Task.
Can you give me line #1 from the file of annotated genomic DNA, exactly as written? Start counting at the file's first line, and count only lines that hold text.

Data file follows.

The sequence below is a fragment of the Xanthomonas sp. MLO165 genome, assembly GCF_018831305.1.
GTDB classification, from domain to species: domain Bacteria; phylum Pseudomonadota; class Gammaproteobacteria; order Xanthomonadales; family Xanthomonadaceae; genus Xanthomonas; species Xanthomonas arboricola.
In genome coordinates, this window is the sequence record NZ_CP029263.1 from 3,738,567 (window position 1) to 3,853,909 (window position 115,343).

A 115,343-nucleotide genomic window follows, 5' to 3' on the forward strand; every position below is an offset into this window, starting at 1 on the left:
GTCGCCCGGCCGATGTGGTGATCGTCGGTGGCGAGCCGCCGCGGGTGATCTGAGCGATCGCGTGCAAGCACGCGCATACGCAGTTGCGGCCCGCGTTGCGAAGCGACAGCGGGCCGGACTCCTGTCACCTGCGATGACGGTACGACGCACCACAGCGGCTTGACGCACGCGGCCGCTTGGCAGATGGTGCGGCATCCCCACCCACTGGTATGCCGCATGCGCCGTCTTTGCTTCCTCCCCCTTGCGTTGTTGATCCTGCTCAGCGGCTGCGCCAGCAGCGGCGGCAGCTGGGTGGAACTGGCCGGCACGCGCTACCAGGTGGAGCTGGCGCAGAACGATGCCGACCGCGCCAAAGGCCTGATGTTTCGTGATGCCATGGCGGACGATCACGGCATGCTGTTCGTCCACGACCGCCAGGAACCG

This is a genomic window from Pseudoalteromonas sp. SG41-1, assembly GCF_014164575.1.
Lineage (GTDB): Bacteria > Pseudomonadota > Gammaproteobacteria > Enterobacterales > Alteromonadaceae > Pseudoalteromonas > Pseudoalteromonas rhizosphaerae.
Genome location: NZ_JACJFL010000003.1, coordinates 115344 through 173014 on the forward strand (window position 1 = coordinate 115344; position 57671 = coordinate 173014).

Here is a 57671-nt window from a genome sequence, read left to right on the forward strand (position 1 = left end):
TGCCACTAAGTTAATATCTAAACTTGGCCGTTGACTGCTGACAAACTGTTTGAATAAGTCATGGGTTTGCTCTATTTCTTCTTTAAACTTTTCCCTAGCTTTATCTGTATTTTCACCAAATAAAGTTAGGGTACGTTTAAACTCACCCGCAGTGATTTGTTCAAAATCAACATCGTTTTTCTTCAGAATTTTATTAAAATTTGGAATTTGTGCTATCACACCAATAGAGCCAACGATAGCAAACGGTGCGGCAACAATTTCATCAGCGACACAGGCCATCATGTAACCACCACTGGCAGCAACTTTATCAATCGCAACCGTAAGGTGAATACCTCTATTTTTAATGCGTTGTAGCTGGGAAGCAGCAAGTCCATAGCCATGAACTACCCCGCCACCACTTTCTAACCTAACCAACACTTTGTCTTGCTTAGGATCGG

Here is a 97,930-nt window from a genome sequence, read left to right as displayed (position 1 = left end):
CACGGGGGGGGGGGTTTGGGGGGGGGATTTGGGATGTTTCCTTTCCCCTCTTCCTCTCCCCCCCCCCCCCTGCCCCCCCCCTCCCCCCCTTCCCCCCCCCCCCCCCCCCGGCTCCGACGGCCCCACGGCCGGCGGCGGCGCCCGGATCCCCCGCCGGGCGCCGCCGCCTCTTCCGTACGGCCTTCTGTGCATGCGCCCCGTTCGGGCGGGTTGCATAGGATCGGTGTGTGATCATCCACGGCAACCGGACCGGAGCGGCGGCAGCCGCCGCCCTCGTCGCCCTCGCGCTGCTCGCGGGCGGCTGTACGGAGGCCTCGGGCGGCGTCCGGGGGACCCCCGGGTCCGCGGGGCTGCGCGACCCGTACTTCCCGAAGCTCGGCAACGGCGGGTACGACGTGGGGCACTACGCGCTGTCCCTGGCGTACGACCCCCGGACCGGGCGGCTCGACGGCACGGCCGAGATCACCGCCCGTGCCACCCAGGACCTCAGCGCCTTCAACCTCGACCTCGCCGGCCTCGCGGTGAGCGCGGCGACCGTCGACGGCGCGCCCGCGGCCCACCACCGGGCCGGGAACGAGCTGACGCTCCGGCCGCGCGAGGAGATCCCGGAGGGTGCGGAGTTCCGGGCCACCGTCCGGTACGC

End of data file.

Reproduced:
The sequence below is a fragment of the Xanthomonas sp. MLO165 genome, assembly GCF_018831305.1.